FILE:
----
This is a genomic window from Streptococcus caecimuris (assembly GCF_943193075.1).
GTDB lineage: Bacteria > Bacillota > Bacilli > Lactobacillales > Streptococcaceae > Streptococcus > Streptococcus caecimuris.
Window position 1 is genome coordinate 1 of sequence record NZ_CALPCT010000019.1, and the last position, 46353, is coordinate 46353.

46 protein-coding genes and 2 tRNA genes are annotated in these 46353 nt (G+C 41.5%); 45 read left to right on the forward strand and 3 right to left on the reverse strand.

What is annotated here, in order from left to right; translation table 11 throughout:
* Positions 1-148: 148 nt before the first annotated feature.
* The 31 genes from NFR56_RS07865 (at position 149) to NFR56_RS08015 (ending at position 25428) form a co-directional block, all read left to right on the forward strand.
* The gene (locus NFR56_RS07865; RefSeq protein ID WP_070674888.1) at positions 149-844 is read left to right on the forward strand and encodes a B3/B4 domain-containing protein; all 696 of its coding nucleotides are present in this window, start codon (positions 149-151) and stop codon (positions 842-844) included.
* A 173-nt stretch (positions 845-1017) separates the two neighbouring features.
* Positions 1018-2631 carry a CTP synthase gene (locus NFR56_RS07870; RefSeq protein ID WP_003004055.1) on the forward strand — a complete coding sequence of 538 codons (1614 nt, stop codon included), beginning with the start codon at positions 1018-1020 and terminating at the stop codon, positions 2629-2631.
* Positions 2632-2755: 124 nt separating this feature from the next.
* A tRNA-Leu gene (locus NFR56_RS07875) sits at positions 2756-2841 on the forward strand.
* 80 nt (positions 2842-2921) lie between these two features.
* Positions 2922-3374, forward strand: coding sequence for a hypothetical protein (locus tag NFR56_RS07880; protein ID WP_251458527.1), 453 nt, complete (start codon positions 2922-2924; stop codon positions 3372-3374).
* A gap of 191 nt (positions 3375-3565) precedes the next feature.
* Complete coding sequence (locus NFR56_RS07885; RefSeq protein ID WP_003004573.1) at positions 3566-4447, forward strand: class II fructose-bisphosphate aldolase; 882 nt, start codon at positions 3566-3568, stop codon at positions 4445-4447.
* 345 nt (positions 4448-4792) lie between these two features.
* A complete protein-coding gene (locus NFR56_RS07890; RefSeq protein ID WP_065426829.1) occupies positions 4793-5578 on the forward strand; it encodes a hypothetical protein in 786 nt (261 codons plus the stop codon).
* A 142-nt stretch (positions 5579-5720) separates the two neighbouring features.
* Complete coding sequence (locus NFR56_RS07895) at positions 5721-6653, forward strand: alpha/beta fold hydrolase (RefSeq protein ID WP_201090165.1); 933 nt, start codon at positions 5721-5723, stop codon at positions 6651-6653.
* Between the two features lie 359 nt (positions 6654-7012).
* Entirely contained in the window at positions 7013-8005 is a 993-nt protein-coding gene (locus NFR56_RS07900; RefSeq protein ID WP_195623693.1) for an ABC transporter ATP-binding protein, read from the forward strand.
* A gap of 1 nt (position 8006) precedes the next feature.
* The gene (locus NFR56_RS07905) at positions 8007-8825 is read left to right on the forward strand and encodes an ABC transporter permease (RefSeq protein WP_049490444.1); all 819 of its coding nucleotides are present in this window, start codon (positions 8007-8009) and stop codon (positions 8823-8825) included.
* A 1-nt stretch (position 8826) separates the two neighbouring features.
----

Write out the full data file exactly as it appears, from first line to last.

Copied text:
This is a genomic window from Streptococcus caecimuris (assembly GCF_943193075.1).
GTDB lineage: Bacteria > Bacillota > Bacilli > Lactobacillales > Streptococcaceae > Streptococcus > Streptococcus caecimuris.
Window position 1 is genome coordinate 1 of sequence record NZ_CALPCT010000019.1, and the last position, 46353, is coordinate 46353.

46 protein-coding genes and 2 tRNA genes are annotated in these 46353 nt (G+C 41.5%); 45 read left to right on the forward strand and 3 right to left on the reverse strand.

What is annotated here, in order from left to right; translation table 11 throughout:
* Positions 1-148: 148 nt before the first annotated feature.
* The 31 genes from NFR56_RS07865 (at position 149) to NFR56_RS08015 (ending at position 25428) form a co-directional block, all read left to right on the forward strand.
* The gene (locus NFR56_RS07865; RefSeq protein ID WP_070674888.1) at positions 149-844 is read left to right on the forward strand and encodes a B3/B4 domain-containing protein; all 696 of its coding nucleotides are present in this window, start codon (positions 149-151) and stop codon (positions 842-844) included.
* A 173-nt stretch (positions 845-1017) separates the two neighbouring features.
* Positions 1018-2631 carry a CTP synthase gene (locus NFR56_RS07870; RefSeq protein ID WP_003004055.1) on the forward strand — a complete coding sequence of 538 codons (1614 nt, stop codon included), beginning with the start codon at positions 1018-1020 and terminating at the stop codon, positions 2629-2631.
* Positions 2632-2755: 124 nt separating this feature from the next.
* A tRNA-Leu gene (locus NFR56_RS07875) sits at positions 2756-2841 on the forward strand.
* 80 nt (positions 2842-2921) lie between these two features.
* Positions 2922-3374, forward strand: coding sequence for a hypothetical protein (locus tag NFR56_RS07880; protein ID WP_251458527.1), 453 nt, complete (start codon positions 2922-2924; stop codon positions 3372-3374).
* A gap of 191 nt (positions 3375-3565) precedes the next feature.
* Complete coding sequence (locus NFR56_RS07885; RefSeq protein ID WP_003004573.1) at positions 3566-4447, forward strand: class II fructose-bisphosphate aldolase; 882 nt, start codon at positions 3566-3568, stop codon at positions 4445-4447.
* 345 nt (positions 4448-4792) lie between these two features.
* A complete protein-coding gene (locus NFR56_RS07890; RefSeq protein ID WP_065426829.1) occupies positions 4793-5578 on the forward strand; it encodes a hypothetical protein in 786 nt (261 codons plus the stop codon).
* A 142-nt stretch (positions 5579-5720) separates the two neighbouring features.
* Complete coding sequence (locus NFR56_RS07895) at positions 5721-6653, forward strand: alpha/beta fold hydrolase (RefSeq protein ID WP_201090165.1); 933 nt, start codon at positions 5721-5723, stop codon at positions 6651-6653.
* Between the two features lie 359 nt (positions 6654-7012).
* Entirely contained in the window at positions 7013-8005 is a 993-nt protein-coding gene (locus NFR56_RS07900; RefSeq protein ID WP_195623693.1) for an ABC transporter ATP-binding protein, read from the forward strand.
* A gap of 1 nt (position 8006) precedes the next feature.
* The gene (locus NFR56_RS07905) at positions 8007-8825 is read left to right on the forward strand and encodes an ABC transporter permease (RefSeq protein WP_049490444.1); all 819 of its coding nucleotides are present in this window, start codon (positions 8007-8009) and stop codon (positions 8823-8825) included.
* A 1-nt stretch (position 8826) separates the two neighbouring features.